There’s a quote that’s been passed around on the internet lately by the ancient poet Rumi. It goes: “Respond to every call that excites your spirit.” It’s an inspiring thought that many fantasize about doing, but few actually take up—and when someone does, it’s worth admiring.
I mention this phrase because it could easily be the mantra of interior designer Maya Williams, who, after discovering her love of design as a little girl, didn’t go back to that dream until much later in life. Successful, but unfulfilled in the entertainment business, it took the very first day of a single design class for her to drop everything in her current life to relentlessly pursue her earlier love of the art. It paid off: as an interior designer running her own successful firm in Southern California, Maya Williams Design, Maya finally found total fulfillment doing what she loves. And her passion shows. We sat down with Maya to learn her particular, precise way of filling out a room, the only near-miss she’s ever had transporting a piece, and the strangest request she’s ever gotten (hint: it involves chickens!).
I’ll begin with a question that I think everyone would like to ask an interior designer. You’re in an empty room. How and where do you start?
It would be a real treat to start with an empty room, honestly. Most of the time the biggest issue in the beginning is that the room’s still filled with the outdated furnishings and an old layout. And even though I’ve been hired to do a complete makeover, it can still be hard for clients to see past that, even though they’ve grown tired of it and want something completely new and fresh. So it’s a blessing to have an empty room because it’s a blank slate. Either way, the first thing I do is have a dialogue with my clients about how they plan on using it. I also start with the functionality, how they want to use the room and think of ways the room could be used as well. Then I can create a furniture plan to get a sense of the placement of things and if the room needs to be opened up and walls need to be moved in some cases. I address the fabrics and the colors and all the other important elements. I then present the full furniture plan and design elements for them in the next meeting.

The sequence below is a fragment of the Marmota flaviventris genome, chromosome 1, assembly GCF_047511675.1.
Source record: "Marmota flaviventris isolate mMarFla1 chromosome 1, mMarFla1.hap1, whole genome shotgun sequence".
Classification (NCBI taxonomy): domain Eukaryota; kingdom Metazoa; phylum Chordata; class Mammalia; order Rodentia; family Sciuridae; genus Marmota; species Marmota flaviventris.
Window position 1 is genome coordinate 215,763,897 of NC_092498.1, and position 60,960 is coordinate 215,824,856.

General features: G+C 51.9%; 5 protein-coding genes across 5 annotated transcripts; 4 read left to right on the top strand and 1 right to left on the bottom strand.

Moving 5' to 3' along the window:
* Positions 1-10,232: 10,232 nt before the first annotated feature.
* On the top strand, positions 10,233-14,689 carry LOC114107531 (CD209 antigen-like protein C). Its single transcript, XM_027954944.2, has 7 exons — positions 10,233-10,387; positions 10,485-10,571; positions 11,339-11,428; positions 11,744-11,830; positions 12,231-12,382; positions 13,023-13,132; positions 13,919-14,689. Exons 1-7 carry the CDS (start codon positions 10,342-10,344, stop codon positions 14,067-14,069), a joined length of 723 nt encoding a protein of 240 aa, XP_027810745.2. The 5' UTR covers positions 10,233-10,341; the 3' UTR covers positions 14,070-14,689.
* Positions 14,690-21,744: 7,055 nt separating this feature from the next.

Do you have to measure the room and the way you start is you think, “Okay, I think I can fit this couch here or this piece there?”
By now I can tell exactly what will fit properly, but I certainly take measurements of the room, the walls, the ceilings… everything! Then I do a digital floor plan where I plug in all the furniture pieces to the exact size, so my clients can see exactly how the room will be laid out. Typically I provide two layout options.
That’s a really great way to do it. And that’s funny, actually, because there’s a few interior designers I’ve talked to where it’s not necessarily once it gets to the room but getting it into the room. So there have been cases where they can’t get it through the doorway, for example, and they have to think of creative ways to get pieces into the house.
That happens a lot, especially in Los Angeles where you have a lot of older homes that have narrower door openings and narrow halls. Oh, it’s a huge factor. I always measure door openings. One time very early on I didn’t take into account a sharp turn at the top of a staircase and I had a sleeper sofa to install upstairs. And a sleeper sofa is much heavier than your regular sofa because of the mattress inside, so my team got it up the stairs and when they went to turn the corner, it wouldn’t fit. Luckily the feet of the sofa were removable, so we took them off and that was just enough to get it around the corner. It was a close one, but we made it. I learned my lesson there—consider every corner. But that was a long time ago, and never again.